What the NY Post didn’t tell you is that Plainfield has yet to find a cash rich financial service firm to take over their seven year lease, on 60,654 sq ft of space, with Antares Asset Management. Fortune Magazine reported the fund pays around $7.3 million a year for the space. We have confirmed with multiple real estate brokers in Greenwich that no sublease is signed to take over their space on the 3rd and 4th floor at 100 West Putnam. In this market, there are very few interested buyers willing to pay anywhere near the $122 sq ft price Plainfield is locked into. But here is the interesting part, according to people involved in the deal a local private real estate firm has bought up a bunch of Antares class B debt at a discount on the $160 million loan they hold on 100 West Putnam. The discounted debt buy was made with the expectation that Plainfield wouldn’t be able to afford their rent in the Antares building, would be forced to move out and sublease at a discount, thus setting up this firm with a sweet spot to negotiate. Stay tuned for more details on who’s pulling the strings in this commercial real estate move next week.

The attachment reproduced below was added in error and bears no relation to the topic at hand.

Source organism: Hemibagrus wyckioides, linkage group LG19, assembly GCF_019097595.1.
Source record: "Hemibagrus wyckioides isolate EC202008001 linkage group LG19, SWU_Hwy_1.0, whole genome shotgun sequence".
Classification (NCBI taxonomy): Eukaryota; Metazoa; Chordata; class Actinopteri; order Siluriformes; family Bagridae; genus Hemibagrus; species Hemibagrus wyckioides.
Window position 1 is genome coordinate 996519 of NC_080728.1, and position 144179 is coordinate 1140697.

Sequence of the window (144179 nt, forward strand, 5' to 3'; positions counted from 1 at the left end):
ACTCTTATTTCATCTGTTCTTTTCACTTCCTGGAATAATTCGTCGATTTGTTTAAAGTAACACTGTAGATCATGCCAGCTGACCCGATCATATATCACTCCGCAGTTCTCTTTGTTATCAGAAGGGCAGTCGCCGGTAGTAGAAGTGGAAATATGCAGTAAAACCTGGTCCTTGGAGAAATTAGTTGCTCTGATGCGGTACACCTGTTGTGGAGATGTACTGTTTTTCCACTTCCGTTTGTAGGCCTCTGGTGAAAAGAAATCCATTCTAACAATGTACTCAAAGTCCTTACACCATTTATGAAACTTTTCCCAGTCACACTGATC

Now that Plainfield has been forced out of Greenwich, the NY Post reported that Holmes plans to start anew after Plainfield returns investors money, with the $500 million of non-gated money remaining in the firm. But according their own balance sheet they don’t even have that much money left. A copy of Plainfield’s end of 2009 financials, reviewed by this reporter, says the two non-gated funds only had $388 million in assets. The New York Post reported that Plainfield lost its CFO, Robert DeSantis, last week so maybe he decided to bail before investors filed lawsuits that could uncover the assets are not exactly the value Plainfield says they have.